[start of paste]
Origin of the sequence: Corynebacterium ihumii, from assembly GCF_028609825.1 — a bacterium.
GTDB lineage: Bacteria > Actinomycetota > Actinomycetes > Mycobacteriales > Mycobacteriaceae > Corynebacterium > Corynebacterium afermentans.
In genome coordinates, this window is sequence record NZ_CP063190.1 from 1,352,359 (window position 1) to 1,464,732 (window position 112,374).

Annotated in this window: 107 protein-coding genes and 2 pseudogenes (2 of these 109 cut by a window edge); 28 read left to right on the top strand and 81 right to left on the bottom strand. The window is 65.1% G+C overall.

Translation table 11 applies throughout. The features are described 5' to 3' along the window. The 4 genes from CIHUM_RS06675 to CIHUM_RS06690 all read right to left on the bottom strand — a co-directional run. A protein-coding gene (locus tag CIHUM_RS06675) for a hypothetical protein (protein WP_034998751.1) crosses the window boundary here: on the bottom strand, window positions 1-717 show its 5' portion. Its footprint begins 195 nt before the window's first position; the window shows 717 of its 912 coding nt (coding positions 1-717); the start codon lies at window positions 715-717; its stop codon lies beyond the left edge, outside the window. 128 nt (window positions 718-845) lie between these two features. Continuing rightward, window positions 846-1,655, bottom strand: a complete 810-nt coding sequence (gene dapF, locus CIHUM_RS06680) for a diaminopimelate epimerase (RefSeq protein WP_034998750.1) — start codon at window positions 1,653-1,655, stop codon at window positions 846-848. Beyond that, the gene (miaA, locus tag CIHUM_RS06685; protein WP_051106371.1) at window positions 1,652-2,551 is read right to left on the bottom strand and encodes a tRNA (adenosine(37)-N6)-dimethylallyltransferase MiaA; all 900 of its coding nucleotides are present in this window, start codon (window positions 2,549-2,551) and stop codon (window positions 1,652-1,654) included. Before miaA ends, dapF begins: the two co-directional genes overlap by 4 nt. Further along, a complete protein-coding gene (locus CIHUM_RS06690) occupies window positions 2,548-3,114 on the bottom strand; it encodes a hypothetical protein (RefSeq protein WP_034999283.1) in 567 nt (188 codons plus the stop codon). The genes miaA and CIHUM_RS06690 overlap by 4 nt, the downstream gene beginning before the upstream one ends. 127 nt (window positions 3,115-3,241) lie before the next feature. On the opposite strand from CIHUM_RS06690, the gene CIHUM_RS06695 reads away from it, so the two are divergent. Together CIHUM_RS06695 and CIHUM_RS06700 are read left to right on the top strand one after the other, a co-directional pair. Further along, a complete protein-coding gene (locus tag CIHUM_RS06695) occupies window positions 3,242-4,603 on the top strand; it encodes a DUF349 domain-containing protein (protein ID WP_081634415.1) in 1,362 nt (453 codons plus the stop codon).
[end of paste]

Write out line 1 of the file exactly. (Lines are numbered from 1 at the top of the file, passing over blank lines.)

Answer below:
Origin of the sequence: Corynebacterium ihumii, from assembly GCF_028609825.1 — a bacterium.